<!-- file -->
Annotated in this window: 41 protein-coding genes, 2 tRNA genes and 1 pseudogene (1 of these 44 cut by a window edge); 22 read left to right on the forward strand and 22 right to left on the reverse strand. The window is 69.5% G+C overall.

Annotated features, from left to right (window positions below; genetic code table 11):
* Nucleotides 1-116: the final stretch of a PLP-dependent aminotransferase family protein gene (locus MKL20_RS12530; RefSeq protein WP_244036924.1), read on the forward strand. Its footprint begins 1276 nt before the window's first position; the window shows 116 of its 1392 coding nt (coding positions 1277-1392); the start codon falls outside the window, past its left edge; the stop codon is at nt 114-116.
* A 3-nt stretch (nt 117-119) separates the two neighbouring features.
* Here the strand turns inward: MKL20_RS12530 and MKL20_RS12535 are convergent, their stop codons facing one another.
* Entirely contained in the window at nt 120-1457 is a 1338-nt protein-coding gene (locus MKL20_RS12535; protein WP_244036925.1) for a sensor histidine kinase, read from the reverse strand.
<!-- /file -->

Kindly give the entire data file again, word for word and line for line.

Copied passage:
Annotated in this window: 41 protein-coding genes, 2 tRNA genes and 1 pseudogene (1 of these 44 cut by a window edge); 22 read left to right on the forward strand and 22 right to left on the reverse strand. The window is 69.5% G+C overall.

Annotated features, from left to right (window positions below; genetic code table 11):
* Nucleotides 1-116: the final stretch of a PLP-dependent aminotransferase family protein gene (locus MKL20_RS12530; RefSeq protein WP_244036924.1), read on the forward strand. Its footprint begins 1276 nt before the window's first position; the window shows 116 of its 1392 coding nt (coding positions 1277-1392); the start codon falls outside the window, past its left edge; the stop codon is at nt 114-116.
* A 3-nt stretch (nt 117-119) separates the two neighbouring features.
* Here the strand turns inward: MKL20_RS12530 and MKL20_RS12535 are convergent, their stop codons facing one another.
* Entirely contained in the window at nt 120-1457 is a 1338-nt protein-coding gene (locus MKL20_RS12535; protein WP_244036925.1) for a sensor histidine kinase, read from the reverse strand.